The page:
IEA trims 2013 oil demand outlook
Based on weaker economic growth assumptions, the International Energy Agency has reduced its outlook for 2013 worldwide oil demand by 150,000 b/d from its month-ago forecast.
Based on weaker economic growth assumptions, the International Energy Agency has reduced its outlook for 2013 worldwide oil demand by 150,000 b/d from its month-ago forecast. Oil demand growth now is pegged at 870,000 b/d in 2012 and 830,000 b/d in 2013, according to the Paris-based agency’s latest oil market report.
Oil demand among the countries of the Organization for Economic Cooperation and Development, which now includes Chile, Israel, Slovenia, and Estonia, is forecast to average 46.1 million b/d this year and then decline to 45.8 million b/d in 2013 due to demand decreases in Europe and Asia.
Non-OECD demand will average 43.5 million b/d this year and 44.7 million b/d next year, IEA forecasts, as demand rises in all regions except Europe.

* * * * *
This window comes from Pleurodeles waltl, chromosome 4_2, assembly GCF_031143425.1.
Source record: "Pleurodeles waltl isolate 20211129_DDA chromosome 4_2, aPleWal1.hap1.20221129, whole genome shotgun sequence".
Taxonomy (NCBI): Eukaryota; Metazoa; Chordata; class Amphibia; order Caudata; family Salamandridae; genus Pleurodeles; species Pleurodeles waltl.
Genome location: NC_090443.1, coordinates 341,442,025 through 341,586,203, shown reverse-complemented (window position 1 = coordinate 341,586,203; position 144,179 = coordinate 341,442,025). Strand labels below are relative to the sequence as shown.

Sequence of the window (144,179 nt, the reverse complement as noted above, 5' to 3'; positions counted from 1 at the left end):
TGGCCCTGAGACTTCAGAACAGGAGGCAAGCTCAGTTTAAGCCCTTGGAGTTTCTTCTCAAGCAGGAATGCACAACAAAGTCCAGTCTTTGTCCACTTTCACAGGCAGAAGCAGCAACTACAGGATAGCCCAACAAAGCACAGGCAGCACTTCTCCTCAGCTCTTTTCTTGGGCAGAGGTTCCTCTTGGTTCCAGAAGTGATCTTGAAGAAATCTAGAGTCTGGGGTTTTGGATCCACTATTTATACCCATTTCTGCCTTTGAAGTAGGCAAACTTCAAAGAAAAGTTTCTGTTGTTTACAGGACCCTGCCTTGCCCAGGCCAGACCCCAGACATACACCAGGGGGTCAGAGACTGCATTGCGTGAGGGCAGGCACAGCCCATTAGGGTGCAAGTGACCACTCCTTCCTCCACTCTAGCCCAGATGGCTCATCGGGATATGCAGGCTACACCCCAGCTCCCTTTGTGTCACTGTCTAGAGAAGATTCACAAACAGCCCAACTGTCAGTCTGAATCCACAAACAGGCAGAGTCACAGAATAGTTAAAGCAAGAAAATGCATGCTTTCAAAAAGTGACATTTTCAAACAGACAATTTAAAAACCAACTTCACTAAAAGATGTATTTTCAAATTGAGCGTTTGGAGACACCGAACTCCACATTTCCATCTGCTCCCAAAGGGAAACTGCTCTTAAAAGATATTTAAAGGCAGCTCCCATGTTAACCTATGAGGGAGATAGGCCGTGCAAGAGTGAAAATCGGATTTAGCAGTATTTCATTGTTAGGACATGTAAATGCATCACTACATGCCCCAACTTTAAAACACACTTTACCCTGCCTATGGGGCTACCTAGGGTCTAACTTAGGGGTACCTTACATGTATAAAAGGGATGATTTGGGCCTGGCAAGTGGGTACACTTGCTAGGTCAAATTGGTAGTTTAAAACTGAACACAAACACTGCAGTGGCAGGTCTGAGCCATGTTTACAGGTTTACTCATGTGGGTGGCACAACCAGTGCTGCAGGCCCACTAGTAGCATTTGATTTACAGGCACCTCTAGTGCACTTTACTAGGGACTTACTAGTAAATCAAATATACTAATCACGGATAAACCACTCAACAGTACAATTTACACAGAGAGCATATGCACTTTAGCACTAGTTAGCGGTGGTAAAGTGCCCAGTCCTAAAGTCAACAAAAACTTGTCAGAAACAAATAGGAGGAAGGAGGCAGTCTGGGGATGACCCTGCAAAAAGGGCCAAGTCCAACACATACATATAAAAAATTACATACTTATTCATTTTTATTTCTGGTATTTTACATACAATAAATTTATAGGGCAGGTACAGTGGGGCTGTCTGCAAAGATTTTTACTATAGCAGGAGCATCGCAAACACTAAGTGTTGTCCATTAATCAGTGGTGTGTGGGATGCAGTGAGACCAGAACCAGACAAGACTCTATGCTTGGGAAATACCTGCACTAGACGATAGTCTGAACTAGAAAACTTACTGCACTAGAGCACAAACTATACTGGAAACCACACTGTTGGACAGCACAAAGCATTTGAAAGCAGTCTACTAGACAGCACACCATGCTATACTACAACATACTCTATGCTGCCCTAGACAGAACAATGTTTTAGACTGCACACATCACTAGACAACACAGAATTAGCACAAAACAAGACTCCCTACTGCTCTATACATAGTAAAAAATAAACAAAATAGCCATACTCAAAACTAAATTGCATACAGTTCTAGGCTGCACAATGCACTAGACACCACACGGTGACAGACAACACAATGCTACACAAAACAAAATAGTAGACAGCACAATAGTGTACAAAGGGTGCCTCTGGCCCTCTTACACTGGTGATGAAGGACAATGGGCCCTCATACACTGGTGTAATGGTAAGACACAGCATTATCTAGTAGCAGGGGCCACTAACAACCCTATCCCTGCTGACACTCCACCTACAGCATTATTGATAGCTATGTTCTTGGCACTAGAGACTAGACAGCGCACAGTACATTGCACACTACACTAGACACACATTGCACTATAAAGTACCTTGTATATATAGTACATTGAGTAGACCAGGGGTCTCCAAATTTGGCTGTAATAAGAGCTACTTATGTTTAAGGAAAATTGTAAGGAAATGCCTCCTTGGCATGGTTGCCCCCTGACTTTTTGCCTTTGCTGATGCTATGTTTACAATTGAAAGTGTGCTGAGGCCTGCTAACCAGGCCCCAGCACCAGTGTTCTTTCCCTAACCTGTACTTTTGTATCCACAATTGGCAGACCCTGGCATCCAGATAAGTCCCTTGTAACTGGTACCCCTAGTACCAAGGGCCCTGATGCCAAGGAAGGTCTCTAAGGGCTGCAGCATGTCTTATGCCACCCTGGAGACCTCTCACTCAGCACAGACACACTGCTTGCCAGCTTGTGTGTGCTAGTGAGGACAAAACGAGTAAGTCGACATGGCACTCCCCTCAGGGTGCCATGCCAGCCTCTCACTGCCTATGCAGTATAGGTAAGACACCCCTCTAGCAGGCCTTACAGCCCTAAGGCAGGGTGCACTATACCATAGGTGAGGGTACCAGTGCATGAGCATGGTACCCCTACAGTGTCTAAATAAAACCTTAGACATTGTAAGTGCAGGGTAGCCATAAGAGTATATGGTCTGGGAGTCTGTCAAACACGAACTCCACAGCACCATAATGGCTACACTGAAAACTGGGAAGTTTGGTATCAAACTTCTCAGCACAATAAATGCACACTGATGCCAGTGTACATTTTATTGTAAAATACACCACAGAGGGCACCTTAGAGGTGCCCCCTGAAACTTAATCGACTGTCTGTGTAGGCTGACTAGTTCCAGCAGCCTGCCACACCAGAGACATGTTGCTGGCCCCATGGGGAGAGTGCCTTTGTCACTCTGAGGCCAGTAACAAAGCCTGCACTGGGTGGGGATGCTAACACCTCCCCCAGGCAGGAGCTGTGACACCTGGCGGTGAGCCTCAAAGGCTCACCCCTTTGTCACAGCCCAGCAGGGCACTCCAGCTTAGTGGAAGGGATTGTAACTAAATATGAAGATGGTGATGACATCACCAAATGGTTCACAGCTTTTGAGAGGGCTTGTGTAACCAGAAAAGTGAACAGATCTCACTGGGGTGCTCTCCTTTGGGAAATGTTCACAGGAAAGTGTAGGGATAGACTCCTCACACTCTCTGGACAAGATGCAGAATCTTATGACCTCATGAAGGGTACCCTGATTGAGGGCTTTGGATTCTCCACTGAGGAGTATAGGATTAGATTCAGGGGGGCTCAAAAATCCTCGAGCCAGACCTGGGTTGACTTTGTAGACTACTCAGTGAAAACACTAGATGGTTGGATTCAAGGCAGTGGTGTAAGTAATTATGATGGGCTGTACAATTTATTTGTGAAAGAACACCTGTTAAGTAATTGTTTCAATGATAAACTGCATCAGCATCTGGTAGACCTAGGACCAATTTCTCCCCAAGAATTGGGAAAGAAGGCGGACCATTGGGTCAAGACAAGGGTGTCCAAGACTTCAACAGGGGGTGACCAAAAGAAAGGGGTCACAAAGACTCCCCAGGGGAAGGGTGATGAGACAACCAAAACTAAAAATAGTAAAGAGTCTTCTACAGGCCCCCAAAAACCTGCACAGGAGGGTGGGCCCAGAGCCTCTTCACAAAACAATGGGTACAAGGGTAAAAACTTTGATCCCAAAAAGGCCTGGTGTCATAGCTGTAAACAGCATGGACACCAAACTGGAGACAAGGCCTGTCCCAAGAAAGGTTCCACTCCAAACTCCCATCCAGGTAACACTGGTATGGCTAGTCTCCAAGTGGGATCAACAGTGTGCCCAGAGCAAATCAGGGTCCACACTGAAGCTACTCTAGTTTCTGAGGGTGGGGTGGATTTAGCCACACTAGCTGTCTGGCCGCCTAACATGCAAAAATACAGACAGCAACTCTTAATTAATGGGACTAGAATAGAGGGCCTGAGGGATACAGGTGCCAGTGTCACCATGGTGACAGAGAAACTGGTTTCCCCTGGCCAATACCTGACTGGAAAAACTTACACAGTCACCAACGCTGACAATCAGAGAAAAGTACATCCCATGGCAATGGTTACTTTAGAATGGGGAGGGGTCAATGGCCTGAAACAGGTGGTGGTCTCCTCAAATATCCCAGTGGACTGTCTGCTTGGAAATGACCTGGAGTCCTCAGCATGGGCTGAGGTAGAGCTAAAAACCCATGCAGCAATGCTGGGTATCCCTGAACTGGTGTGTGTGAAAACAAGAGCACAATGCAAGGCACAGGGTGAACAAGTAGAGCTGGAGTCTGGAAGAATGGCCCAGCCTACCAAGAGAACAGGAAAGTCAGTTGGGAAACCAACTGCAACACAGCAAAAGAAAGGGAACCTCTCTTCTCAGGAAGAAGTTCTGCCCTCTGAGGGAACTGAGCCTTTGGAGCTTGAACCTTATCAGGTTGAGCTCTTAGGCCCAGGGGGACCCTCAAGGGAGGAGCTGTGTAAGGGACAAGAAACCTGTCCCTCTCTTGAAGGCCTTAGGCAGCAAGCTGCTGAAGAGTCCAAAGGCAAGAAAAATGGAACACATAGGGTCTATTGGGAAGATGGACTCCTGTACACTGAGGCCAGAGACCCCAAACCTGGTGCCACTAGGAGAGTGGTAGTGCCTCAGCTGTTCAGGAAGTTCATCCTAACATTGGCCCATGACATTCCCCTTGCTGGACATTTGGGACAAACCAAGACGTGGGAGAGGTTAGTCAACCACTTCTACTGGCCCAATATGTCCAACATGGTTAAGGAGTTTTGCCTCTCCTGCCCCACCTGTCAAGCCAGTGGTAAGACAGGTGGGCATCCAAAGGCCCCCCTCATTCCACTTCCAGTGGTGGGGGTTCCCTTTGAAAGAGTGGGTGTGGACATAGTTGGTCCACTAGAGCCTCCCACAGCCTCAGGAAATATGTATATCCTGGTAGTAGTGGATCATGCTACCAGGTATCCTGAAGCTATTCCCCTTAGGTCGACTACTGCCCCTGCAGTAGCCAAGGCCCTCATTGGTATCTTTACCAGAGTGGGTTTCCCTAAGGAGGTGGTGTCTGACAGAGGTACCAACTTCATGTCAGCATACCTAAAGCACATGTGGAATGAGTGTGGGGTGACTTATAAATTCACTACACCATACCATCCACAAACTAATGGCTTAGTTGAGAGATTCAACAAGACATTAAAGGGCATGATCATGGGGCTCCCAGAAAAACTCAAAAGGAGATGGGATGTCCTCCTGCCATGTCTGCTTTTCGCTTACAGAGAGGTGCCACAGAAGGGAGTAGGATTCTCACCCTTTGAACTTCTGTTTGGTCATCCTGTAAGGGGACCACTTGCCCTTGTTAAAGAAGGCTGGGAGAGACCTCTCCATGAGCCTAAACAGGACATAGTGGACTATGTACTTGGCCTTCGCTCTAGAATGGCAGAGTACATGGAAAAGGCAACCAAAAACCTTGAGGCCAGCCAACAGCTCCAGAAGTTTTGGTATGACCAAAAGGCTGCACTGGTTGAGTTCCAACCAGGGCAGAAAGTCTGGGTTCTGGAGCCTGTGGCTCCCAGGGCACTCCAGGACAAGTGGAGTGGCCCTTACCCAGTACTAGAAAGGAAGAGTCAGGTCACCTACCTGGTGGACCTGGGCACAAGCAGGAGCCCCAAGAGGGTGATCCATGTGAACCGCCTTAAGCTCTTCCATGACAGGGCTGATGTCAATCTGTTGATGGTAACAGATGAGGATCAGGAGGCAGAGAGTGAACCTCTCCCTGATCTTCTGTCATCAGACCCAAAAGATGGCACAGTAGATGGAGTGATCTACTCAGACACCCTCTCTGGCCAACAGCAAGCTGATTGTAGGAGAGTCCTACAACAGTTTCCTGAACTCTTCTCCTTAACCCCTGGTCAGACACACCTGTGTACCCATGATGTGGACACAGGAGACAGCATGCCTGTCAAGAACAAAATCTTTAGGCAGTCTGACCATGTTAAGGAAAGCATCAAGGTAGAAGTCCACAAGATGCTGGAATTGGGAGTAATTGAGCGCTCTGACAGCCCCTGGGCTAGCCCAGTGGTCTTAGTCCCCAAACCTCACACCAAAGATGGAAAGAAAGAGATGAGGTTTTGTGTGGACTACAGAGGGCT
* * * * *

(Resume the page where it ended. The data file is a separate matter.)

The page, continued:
Global oil supply during July grew by 300,000 b/d from a month earlier to average 90.7 million b/d. This is up by 2.6 million b/d from July 2011, IEA reported, with crude and natural gas liquids production from members of the Organization of Petroleum Exporting Countries accounting for 80% of the increase.
With Iranian crude supply slipping to 2.9 million b/d, OPEC crude supply for July is estimated at 31.39 million b/d, down by 70,000 b/d from the previous month.
Lower output from Iran, Angola, and Libya outweighed increases from Iraq, the UAE, and Qatar, and OPEC output now stands just above the ‘call on OPEC crude and stock change’ for this year’s third quarter, IEA said. The call is expected to decline to 30.4 million b/d in the fourth quarter and to 30.1 million b/d in 2013.
OPEC effective spare capacity nudged higher to 2.57 million b/d last month, but remains slim relative to current supply-side risks permeating the market, IEA said. Sabotage could return to Yemen, and a comprehensive agreement between Sudan and South Sudan could prove elusive. In Latin America, Brazilian production is underperforming, and Colombia’s Cano Limón pipeline was bombed last month, according to the report.
Meanwhile, non-OPEC oil supply grew by 200,000 b/d in July from a month earlier and by 500,000 b/d from a year earlier. IEA expects non-OPEC oil output will grow by 400,000 b/d in 2012 from a year earlier and by another 700,000 b/d next year, led by increases in North America.